• A Man and a Woman: 20 Years Later

    A Man and a Woman: 20 Years Later


    Twenty years after releasing his claim-to-fame director Claude Lelouch returned to the lives of lovers Anne and Jean-Louis. Hopeless romances, career misfortunes and realizing the spark you once had, has long gone. The stranding in the desert and the symbolism of Jean-Louis being a bon vivant is well done, but 'A Man and a Woman: 20 Years Later' is badly-lit, narratively in limbo and leans heavily on the two leading stars. An attempt at Nicolas Roeg, but without the Brit's panache.

  • The Four Musketeers

    The Four Musketeers


    Earlier this year I watched Richard Lester's adaptation of Alexandre Dumas' classic 'The Three Musketeers'. A problematic and dreadful production, we gained the strength to get around to watch its sequel: 'The Four Musketeers'. A voice over talks the audience up to speed and there's not much more to note. Faye Dunaway looks like she's seen a ghost, Oliver Reed rocks, Seventies supposed-dreamboat Michael York still can't act and you begin the understand the arduous impression the people on screen…

  • The Idiot

    The Idiot


    Taken from the same-titled Fyodor Dostoevsky novel, 'The Idiot' is a moody retelling of the kind (and therefore seen as naive) Prince Myshkin with great music of Fumio Hayasaka and Kurosawa regulars Mifune, Shimura and Mori and female stars Setsuko Hara and Yoshiko Kuga. Psychological pressure and intellectual games of cat and mouse. Looking at Kameda, you come to a conclusion your own love life is thankfully a little less hectic. Grand is scale and story, but the production value looks quality wise grainy and reserved.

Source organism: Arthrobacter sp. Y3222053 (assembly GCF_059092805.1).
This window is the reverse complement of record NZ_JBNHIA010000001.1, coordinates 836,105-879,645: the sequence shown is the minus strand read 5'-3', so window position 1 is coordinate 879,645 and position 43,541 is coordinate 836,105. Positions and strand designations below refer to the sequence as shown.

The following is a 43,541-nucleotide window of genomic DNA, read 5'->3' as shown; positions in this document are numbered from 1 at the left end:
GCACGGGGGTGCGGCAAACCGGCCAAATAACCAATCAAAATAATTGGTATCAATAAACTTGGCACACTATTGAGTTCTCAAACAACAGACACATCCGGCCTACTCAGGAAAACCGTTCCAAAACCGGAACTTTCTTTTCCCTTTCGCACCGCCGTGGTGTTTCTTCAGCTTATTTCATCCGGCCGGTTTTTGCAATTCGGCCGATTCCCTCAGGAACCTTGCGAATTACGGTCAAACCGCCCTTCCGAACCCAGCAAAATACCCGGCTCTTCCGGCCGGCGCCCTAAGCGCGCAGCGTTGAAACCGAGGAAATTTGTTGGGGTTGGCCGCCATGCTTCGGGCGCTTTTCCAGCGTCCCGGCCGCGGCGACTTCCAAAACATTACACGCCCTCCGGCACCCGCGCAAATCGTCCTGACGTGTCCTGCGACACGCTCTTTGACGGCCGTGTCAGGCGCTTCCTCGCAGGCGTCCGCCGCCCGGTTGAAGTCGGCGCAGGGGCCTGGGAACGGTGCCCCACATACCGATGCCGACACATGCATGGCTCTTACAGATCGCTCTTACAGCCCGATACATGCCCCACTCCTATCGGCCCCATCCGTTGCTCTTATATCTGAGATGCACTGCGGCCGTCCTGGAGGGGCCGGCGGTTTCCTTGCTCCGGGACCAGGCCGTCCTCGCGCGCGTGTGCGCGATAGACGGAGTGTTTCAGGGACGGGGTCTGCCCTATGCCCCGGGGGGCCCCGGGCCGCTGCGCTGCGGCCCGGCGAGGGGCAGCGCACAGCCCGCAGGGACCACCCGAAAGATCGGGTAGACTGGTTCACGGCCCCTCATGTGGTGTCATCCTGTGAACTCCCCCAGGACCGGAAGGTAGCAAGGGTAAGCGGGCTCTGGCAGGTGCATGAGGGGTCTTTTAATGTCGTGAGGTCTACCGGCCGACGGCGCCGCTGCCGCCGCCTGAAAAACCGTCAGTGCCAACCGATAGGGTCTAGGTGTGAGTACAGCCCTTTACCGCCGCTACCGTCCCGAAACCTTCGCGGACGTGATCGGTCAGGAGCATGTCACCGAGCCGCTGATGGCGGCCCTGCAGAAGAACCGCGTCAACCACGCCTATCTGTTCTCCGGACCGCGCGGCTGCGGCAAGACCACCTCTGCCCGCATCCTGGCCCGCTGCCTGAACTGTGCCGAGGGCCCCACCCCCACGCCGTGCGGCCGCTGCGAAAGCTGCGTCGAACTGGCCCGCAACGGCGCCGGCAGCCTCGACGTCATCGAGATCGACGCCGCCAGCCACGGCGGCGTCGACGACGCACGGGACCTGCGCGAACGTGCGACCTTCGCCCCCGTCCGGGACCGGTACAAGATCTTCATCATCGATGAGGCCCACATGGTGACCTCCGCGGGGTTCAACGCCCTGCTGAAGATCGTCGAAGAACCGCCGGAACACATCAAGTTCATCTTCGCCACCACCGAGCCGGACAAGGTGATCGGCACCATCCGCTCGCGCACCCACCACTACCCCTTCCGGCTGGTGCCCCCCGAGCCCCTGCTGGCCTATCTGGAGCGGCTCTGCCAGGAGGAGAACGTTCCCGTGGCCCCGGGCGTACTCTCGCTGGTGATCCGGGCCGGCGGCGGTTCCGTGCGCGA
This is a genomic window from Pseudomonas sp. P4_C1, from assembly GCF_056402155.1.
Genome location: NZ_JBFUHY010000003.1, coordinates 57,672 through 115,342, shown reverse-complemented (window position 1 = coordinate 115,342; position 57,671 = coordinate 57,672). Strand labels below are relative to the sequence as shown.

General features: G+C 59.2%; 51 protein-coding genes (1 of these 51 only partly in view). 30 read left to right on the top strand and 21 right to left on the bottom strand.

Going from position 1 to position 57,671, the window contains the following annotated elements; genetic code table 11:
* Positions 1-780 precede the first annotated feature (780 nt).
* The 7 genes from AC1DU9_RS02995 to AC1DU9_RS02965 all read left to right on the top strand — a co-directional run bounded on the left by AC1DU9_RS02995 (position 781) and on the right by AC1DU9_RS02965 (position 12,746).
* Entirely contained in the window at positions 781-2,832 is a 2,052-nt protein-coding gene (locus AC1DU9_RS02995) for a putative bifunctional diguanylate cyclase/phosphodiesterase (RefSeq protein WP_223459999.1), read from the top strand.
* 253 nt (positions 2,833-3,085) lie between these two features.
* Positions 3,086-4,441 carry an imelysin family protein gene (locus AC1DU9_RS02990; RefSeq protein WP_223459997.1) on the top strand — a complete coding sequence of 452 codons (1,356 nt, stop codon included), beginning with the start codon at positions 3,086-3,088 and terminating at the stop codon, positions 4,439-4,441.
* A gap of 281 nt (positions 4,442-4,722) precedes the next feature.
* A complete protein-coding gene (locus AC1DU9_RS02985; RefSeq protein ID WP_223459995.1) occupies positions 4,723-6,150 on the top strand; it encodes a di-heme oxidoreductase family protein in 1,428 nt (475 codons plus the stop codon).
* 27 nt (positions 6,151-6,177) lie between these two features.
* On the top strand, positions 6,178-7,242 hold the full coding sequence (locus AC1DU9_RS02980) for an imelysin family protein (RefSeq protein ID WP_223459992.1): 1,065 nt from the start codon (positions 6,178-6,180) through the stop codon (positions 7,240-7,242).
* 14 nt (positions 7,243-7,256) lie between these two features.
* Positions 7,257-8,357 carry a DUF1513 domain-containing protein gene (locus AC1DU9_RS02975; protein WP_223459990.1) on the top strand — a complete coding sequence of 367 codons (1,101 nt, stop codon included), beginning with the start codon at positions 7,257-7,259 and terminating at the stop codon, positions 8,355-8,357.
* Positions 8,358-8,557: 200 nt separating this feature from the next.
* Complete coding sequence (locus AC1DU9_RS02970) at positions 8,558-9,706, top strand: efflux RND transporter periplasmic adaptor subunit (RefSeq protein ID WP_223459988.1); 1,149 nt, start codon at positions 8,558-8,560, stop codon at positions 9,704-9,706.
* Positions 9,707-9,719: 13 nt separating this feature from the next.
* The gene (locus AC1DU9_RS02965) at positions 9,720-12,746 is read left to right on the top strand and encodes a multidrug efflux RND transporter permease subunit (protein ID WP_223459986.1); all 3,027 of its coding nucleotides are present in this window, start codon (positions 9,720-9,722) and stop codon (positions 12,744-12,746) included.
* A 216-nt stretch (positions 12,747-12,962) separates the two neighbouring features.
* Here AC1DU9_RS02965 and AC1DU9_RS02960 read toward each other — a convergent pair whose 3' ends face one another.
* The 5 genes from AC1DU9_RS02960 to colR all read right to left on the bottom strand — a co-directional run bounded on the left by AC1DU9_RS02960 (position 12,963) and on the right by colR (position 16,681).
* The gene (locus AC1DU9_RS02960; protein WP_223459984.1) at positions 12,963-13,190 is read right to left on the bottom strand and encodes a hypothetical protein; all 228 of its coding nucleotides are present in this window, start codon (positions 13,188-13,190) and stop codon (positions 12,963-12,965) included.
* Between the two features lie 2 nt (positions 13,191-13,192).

• Mission: Impossible - Rogue Nation

    Mission: Impossible - Rogue Nation


    Thanks to the new Mission Impossible trailer my father and I wanted to watch the two remaining films of the infamous IMF super spy. Edited with a quick pace, the adrenaline rush is so high you might never come down. And what usually happens with most action films there's no real sense in the plot. With help of never-dissapointing Ving Rhames and Tom Hollander (in a minor role), funny brit Simon Pegg, Rebecca Ferguson as welcome blue-eyed beauty and a race around the globe for restoring world peace. Nothing new under the sun, but an entertaining two hours nonetheless.

  • U Turn

    U Turn


    The glory years were behind William Oliver Stone when he decided to direct John Ridley's novel 'U Turn'. Only good thing? J-Lo's beauty. In every single aspect this is torture for your cinematic consciousness.

  • Titus



    2022 Film Challenge: "A Female Touch"

    Hogwash with beautiful set and clothing design. But a dressed-up Shakespearean mess is still a mess. No from me.

    9/15 of Timme's film list challenge

  • The Connection

    The Connection


    2022 Film Challenge: "A Female Touch"